Vernacular schools won’t be abolished

February 5th, 2011 by poobalan | View blog reactions Leave a reply »
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This news came out about two weeks back. Obviously its reassuring to hear that vernacular schools won’t be abolished. This is provided for in the constitution (but yeah, I’m sure we know that how things are implemented is a different story altogether).

While the PM compares with neighboring countries, I think there’s a bit of difference. Indonesia did not focus on diversity or mutli-culturalism under the previous dictatorship. It was single language, single name (luckily not single religion). Their aim was different from the beginning. But things change as the world opens up. As for Singapore, I think their schools provides language classes and are secular in nature. No religions/racial discrimination (be it real or perceived). But here, we hear horror stories ranging from bringing food to racial remarks.

Secondly, the article doesn’t mention about steps taken to promote and encourage the growth of vernacular schools. That’s why we don’t see new schools, only those being relocated or rebuilt. The national education policy favors national schools, so the vernacular schools only receive minimal support to survive (can check the amount of fund allocated for each type of schools in the Malaysian Plans). Yeah, we should be grateful for that, I suppose.

I think vernacular schools (especially Tamil schools) will gradually be reduced due to non-action – no allocation of land, no political will to relocate, and no relocation fund. Aided by “brilliant” ideas to merge schools, we can expect number of schools to reduce.

The alternative is to set up language classes in national schools and to guarantee a non-racial/religious environment in school, which is impossible. You’ll need 45% of the teachers to be non-Malays, plus have more physical rooms to run a variety of religion classes. Not in the near of far future as far as things going now.

That’s why I think there’s no need to abolish vernacular schools, because in the long run, they will die a natural death due to various reasons.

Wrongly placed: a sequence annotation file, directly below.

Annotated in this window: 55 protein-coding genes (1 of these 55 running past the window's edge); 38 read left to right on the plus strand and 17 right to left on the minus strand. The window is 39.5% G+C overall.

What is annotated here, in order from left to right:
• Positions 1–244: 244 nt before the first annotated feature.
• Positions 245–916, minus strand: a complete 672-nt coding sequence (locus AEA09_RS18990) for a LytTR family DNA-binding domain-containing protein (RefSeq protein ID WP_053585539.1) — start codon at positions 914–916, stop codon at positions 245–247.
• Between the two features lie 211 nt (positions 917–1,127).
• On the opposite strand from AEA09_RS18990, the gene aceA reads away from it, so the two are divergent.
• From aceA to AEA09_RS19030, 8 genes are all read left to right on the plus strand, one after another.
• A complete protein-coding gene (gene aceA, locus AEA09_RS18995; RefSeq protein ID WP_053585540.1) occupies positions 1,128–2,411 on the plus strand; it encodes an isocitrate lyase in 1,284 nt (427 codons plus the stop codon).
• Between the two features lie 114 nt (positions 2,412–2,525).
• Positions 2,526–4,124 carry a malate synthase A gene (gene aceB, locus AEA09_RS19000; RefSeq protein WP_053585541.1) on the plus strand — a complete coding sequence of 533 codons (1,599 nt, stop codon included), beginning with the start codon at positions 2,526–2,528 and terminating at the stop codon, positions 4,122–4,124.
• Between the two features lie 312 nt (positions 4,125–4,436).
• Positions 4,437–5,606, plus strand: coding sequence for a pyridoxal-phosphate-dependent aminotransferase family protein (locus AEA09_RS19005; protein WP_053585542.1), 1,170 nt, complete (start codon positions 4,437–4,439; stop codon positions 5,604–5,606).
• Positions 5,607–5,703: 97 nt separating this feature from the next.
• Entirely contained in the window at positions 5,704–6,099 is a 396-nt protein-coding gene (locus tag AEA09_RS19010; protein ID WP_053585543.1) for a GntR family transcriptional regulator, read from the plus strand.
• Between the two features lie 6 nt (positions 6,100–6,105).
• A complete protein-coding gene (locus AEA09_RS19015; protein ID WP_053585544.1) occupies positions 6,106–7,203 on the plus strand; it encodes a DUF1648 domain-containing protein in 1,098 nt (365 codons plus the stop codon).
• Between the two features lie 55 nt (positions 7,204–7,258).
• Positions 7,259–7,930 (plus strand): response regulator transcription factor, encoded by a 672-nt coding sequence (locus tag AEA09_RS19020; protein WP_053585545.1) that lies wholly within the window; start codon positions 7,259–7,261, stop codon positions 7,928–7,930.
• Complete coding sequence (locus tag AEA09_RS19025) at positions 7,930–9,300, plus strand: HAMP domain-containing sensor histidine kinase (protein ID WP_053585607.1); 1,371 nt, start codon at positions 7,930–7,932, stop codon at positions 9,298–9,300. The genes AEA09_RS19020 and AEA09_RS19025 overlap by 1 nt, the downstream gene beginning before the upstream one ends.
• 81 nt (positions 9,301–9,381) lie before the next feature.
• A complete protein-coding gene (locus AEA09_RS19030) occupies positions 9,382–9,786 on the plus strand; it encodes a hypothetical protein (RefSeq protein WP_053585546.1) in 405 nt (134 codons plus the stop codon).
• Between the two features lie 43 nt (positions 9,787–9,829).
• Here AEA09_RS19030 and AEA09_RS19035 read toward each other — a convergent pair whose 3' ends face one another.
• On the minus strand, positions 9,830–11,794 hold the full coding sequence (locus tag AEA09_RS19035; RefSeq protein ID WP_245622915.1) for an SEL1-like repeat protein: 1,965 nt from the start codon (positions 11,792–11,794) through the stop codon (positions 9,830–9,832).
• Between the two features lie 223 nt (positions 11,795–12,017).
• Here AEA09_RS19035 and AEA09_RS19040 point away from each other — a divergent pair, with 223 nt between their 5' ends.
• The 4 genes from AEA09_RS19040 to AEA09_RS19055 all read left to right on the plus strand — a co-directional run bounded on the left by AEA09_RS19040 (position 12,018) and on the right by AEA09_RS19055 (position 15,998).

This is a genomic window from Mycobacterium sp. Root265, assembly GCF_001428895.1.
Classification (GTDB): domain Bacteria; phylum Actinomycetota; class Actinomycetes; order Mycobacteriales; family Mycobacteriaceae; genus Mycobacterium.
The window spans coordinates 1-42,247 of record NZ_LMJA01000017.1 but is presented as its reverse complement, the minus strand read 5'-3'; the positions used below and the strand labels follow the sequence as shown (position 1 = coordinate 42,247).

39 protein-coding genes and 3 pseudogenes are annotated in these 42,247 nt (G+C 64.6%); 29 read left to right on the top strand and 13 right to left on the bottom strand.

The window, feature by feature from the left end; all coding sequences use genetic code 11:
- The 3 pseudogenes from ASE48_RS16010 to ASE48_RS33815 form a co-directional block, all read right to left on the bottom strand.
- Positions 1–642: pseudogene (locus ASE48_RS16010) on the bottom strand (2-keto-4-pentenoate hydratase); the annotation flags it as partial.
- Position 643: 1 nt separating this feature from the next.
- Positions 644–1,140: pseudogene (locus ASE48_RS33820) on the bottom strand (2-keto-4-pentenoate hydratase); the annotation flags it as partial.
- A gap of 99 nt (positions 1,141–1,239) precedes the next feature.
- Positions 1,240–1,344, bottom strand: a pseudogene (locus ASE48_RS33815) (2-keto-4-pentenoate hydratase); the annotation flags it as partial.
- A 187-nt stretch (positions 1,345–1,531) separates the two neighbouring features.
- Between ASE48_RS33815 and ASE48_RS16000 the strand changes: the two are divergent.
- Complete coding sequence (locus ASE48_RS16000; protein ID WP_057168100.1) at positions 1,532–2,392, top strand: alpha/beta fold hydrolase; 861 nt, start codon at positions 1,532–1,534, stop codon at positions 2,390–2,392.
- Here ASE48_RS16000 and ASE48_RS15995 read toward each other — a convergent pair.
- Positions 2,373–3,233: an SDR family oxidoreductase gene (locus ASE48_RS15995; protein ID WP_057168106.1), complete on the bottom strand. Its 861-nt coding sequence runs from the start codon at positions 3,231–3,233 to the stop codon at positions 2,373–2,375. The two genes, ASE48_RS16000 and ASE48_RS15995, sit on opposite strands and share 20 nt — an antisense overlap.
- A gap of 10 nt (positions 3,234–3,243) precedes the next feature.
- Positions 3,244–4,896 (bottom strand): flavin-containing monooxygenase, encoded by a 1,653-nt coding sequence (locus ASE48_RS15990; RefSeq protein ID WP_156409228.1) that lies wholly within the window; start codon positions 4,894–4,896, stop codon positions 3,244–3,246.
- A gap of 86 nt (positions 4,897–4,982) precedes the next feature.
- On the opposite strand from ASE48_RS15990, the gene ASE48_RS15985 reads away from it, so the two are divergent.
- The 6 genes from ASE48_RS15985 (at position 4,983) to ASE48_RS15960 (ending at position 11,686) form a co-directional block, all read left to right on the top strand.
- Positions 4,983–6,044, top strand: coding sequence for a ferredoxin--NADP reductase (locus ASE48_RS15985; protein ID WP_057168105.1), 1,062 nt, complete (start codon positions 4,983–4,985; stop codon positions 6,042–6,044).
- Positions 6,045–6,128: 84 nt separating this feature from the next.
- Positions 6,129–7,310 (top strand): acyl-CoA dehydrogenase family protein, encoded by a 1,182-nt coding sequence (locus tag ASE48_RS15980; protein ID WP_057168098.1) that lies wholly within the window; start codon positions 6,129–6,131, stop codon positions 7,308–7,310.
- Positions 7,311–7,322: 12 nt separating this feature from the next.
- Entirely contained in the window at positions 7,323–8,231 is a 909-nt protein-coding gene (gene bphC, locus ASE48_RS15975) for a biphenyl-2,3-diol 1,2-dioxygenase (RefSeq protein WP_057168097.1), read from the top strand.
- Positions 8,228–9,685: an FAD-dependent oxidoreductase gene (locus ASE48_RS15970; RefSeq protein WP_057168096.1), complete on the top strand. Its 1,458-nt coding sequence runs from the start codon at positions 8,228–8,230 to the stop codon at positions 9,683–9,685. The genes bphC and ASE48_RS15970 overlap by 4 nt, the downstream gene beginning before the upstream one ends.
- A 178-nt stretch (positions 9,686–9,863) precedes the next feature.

The Government will not abolish the national-type school system and will continue to assist and recognise them as part of the national education system, said Datuk Seri Najib Tun Razak.

The Prime Minister said Malaysia was the only country in South-East Asia which still defended the vernacular school system through the Chinese and Tamil national-type schools.

“If we look at our neighbours, there are no more vernacular schools although they existed at one time,” he said when declaring open the new RM9.3mil building of SJK Chung Hua Sungai Tapang Hilir here yesterday.

He said to ensure a fair policy for these schools, the Government allocated RM145mil in the country’s economic stimulus package for the development of Chinese national-type schools nationwide.

He added that the vernacular school system was recognised not only by the Chinese and Indian communities but also the bumiputras due to the advantage it provided in the learning of Mandarin and Tamil.

He said that since the Education Act was formulated, Chinese national-type schools have attracted 55,975 bumiputra students out of 612,000 students overall.

“The system provides an opportunity for students to learn three major languages – the national language, English and Mandarin,” he said. – Bernama

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